Courtesy of BackCountry Conservative, here’s a discussion of the raid by locals, including police officers. They’re not happy either.

School vs. Bloggers

On his blog, Wesley Juhl joked about an irritating friend. "Kill Alaina!" he wrote. A month later, he was called to the dean's office at Valley High School in Clark County, Nevada. For the blog post and another making a vulgar comment about a teacher, Juhl was suspended. Then administrators realized Juhl's variance to attend Valley had expired; they forced him to transfer in his senior year to a new high school. The Las Vegas Review-Journal reports:

Juhl, 18, is still wondering what authority allowed the Clark County School District to punish him. His journal was not a school assignment and was not posted using a school computer or a school message board.

"The dean told me that what I'd written wasn't school appropriate," said Juhl, who was Valley's homecoming king this year and also was president of its drama club. "He said it wasn't appropriate for a journal. I just feel like I've been violated, like they've punished me for expressing my personal opinion."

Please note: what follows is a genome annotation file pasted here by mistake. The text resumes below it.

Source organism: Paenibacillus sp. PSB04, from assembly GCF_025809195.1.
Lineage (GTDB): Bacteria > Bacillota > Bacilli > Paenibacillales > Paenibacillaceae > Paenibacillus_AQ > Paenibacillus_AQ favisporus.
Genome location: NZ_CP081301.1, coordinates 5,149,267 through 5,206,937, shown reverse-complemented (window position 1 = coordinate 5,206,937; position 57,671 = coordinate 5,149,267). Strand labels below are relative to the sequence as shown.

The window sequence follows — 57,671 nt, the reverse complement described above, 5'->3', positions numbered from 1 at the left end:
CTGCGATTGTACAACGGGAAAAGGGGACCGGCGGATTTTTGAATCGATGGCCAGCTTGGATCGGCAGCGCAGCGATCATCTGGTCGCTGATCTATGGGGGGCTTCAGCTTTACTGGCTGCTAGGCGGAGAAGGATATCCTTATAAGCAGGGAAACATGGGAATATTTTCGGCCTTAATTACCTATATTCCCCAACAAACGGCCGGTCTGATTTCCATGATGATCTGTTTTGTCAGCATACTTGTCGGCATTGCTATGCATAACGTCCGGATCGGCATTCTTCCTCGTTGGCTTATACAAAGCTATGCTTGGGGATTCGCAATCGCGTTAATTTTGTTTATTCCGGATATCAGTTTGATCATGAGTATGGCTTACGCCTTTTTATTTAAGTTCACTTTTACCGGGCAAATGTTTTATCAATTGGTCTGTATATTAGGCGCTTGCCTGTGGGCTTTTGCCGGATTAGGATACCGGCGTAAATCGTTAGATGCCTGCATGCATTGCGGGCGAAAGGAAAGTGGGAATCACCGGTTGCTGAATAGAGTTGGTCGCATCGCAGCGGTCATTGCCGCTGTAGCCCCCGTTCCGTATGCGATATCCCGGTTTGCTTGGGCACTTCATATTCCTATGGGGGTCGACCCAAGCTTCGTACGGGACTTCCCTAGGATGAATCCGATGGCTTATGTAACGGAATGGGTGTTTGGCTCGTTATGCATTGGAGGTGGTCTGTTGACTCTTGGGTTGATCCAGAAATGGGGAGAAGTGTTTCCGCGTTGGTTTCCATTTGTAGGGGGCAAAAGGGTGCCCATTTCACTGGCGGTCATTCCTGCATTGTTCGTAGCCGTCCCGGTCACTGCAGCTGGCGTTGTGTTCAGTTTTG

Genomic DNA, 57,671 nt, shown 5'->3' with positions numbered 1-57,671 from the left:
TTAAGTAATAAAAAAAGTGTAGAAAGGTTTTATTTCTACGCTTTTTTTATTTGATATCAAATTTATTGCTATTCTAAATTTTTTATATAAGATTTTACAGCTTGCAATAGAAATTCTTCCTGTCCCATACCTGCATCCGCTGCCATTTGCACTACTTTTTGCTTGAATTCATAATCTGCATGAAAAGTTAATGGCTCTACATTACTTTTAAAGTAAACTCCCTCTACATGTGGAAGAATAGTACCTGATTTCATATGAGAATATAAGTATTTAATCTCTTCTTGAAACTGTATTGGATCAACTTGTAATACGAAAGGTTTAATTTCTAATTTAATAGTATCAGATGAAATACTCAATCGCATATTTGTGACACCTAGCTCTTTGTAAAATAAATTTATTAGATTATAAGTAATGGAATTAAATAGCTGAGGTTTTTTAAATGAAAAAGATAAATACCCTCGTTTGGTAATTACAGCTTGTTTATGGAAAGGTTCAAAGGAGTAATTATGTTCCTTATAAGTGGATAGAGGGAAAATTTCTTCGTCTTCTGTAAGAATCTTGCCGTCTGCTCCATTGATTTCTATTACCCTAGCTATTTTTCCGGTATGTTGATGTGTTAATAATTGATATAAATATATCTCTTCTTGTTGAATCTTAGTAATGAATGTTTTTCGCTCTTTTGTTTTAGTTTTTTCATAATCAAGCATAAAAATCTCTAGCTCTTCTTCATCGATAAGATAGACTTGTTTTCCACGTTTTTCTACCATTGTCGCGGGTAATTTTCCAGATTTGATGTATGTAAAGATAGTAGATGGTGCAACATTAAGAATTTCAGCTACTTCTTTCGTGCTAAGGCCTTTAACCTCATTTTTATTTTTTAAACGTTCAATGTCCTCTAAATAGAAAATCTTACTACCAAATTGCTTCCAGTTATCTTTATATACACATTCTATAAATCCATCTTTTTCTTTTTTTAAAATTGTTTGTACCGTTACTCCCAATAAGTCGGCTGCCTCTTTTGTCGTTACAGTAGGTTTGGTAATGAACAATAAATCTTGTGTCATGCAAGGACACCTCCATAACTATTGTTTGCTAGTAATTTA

The dean didn't notify the police, suggesting the school didn't think Juhl was making a real threat.

Another Valley High blogger, Angie Scaduto, also was questioned by the dean about a blog post which began: "I almost killed everyone today."

The entry went on to explain all the things that had gone wrong that day, she said, and wasn't a threat against anyone. She also was asked about things she'd written about her mother and the fact that she'd said she'd taken cold medicine during lunch one day at school.